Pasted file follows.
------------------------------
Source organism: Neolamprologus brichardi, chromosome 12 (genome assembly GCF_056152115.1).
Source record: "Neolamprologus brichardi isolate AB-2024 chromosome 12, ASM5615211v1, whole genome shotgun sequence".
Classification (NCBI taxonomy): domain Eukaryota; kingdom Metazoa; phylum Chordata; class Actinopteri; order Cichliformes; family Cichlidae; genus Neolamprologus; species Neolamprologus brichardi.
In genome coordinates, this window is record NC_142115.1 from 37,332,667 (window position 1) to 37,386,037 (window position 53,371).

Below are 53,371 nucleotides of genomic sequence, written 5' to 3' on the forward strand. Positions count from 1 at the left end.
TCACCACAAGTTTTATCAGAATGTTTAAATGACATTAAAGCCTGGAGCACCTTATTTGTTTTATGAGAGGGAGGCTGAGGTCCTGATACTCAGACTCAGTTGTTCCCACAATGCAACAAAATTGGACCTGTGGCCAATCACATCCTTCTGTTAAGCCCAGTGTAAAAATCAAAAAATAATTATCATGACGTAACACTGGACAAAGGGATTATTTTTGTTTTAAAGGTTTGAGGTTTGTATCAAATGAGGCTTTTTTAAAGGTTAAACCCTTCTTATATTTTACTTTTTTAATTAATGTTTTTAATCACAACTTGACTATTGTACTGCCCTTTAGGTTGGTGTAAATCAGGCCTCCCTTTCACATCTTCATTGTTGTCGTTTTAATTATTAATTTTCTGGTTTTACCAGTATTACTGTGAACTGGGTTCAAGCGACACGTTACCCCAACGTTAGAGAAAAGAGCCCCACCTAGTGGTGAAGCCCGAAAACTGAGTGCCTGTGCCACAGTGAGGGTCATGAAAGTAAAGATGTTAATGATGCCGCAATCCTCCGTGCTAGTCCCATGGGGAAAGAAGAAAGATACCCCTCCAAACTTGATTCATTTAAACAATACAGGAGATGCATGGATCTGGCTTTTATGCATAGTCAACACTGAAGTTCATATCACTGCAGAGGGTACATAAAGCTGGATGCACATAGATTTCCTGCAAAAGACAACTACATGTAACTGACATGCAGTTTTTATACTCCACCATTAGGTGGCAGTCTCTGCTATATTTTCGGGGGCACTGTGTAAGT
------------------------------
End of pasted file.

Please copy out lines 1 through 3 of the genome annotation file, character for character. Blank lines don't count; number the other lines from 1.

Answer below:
Source organism: Neolamprologus brichardi, chromosome 12 (genome assembly GCF_056152115.1).
Source record: "Neolamprologus brichardi isolate AB-2024 chromosome 12, ASM5615211v1, whole genome shotgun sequence".
Classification (NCBI taxonomy): domain Eukaryota; kingdom Metazoa; phylum Chordata; class Actinopteri; order Cichliformes; family Cichlidae; genus Neolamprologus; species Neolamprologus brichardi.